Vietnam police arrest personal information traders

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Information security officers from the Vietnam Ministry of Public Security have discovered three people using others' personal information illegally on the Internet for profit.

Police on Thursday said they started investigating the business in January 2011, after finding a man named Duong Hong Le selling others' information on his two websites www.danhsachkhachhang.com and www.duonghongle.com.

Le bought the information for around VND20 million (US$950) from Le Minh Trung and Hua Van Tuan in 2010.

Investigators found Tuan had a list of personal information, including phone numbers from 600 customers of his former employer Phu Gia Stock Co. in Ho Chi Minh City.

He then exchanged the information with other people, who have not been identified. and acquired many more lists, including the information of 1,200 corporate presidents, 650 members of Saigon Business Club, 2,800 stock market investors, 4,230 property investors, 700 gold investors, 95,000 postpaid mobile subscribers, and many luxury car owners.

The information was sold on the two web sites www.datavip24h.com and www.datavip24h.net.

Meanwhile, Trung sold peoples' information on the website www.timkhachhang.com, aiming at tour operators.

The three men have made more than VND250 million (US$12,000) from the illegal business.

Police said the men violated the Penal Code for using peoples' personal information on the Internet without their consent, and violated the Civil Law protecting peoples' privacy.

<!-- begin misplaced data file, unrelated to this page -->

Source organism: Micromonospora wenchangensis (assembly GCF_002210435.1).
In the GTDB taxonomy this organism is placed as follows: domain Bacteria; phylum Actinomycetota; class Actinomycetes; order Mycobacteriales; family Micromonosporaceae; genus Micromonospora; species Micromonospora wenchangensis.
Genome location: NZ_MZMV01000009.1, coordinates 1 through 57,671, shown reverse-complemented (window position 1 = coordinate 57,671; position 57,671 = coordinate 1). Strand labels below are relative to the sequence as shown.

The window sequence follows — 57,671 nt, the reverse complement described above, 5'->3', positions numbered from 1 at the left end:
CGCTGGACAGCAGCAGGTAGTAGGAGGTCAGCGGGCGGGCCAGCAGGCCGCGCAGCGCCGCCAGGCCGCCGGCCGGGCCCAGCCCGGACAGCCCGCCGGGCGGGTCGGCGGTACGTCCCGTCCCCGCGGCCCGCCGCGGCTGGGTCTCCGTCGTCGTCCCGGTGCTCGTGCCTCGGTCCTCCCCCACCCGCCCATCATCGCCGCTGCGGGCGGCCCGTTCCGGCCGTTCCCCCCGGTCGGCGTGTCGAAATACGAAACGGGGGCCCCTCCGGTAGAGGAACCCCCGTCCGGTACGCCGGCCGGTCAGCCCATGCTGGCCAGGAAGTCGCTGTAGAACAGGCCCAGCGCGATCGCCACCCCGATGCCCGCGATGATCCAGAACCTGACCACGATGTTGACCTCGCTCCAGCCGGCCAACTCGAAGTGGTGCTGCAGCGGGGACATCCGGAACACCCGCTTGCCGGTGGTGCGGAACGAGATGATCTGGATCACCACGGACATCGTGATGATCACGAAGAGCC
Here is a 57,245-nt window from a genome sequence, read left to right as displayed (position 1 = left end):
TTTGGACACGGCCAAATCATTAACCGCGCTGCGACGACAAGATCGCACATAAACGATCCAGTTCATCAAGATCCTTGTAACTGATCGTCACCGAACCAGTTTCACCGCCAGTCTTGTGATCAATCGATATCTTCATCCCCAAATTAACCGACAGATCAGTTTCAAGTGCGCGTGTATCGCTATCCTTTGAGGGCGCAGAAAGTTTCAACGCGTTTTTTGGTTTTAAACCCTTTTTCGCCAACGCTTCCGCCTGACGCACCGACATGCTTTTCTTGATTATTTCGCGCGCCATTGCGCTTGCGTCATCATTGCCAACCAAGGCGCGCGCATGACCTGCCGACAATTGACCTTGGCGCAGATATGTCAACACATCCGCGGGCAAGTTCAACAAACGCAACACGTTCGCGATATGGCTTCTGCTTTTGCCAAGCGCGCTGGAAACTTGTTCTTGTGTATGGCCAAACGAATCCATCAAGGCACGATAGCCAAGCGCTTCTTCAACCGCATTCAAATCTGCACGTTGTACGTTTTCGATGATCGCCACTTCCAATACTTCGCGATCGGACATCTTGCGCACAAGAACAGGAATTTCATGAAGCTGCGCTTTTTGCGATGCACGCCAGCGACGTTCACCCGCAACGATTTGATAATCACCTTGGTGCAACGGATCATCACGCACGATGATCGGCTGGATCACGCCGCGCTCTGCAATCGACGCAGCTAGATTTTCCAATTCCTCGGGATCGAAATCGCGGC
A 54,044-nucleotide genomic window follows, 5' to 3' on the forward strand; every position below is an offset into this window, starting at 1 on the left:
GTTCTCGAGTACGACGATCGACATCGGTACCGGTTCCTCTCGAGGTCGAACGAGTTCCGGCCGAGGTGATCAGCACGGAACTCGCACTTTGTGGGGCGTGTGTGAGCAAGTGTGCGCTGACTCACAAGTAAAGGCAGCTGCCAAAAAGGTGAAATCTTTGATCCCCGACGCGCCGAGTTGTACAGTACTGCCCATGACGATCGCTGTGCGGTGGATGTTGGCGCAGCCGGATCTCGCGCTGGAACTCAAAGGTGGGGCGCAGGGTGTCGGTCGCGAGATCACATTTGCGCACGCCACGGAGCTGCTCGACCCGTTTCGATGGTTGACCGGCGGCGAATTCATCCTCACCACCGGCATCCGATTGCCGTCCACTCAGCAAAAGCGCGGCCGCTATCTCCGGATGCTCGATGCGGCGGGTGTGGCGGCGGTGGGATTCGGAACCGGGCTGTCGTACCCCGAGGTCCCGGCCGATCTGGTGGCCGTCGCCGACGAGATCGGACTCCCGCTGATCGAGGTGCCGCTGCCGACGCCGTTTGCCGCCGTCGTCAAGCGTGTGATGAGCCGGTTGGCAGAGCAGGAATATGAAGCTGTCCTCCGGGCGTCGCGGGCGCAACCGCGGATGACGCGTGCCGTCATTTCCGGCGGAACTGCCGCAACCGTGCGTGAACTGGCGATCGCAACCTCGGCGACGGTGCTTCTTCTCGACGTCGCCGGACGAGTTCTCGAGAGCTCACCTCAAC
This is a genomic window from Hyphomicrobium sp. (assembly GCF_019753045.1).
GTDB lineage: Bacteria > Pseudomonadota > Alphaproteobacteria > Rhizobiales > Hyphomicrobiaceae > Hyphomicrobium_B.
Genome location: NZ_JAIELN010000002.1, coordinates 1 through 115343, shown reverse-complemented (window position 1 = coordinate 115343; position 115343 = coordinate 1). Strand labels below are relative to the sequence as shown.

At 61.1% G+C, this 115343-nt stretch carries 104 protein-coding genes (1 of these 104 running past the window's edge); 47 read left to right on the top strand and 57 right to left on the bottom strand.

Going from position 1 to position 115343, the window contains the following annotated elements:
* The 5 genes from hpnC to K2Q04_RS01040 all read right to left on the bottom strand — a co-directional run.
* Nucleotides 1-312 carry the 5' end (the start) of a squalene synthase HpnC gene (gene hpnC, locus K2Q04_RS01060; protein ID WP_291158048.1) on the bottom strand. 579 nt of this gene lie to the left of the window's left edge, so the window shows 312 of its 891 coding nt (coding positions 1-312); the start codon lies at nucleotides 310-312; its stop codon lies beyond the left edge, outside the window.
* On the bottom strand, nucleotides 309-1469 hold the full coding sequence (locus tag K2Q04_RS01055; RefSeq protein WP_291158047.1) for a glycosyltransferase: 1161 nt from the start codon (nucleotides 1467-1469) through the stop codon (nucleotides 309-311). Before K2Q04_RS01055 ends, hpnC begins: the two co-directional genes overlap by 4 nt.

The case has been transferred to the Information and Communication Department in Ho Chi Minh City, where the men are located.

More websites doing such business have been identified by police, and a special mission will be launched to stop them all.

Police said the information can be used by cyber criminals for serious scams.

One such case occurred in central Vietnam in October 2011, with 23 foreigners, many of them Chinese, arrested for using the information to blackmail several businesses.

The foreigners knew possible violations that the businesses would make, so they pretended to be government agencies and asked the businesses to transfer money to their accounts to avoid penalties.

More similar cases have been reported from Hanoi, Ho Chi Minh City and other places across the country.

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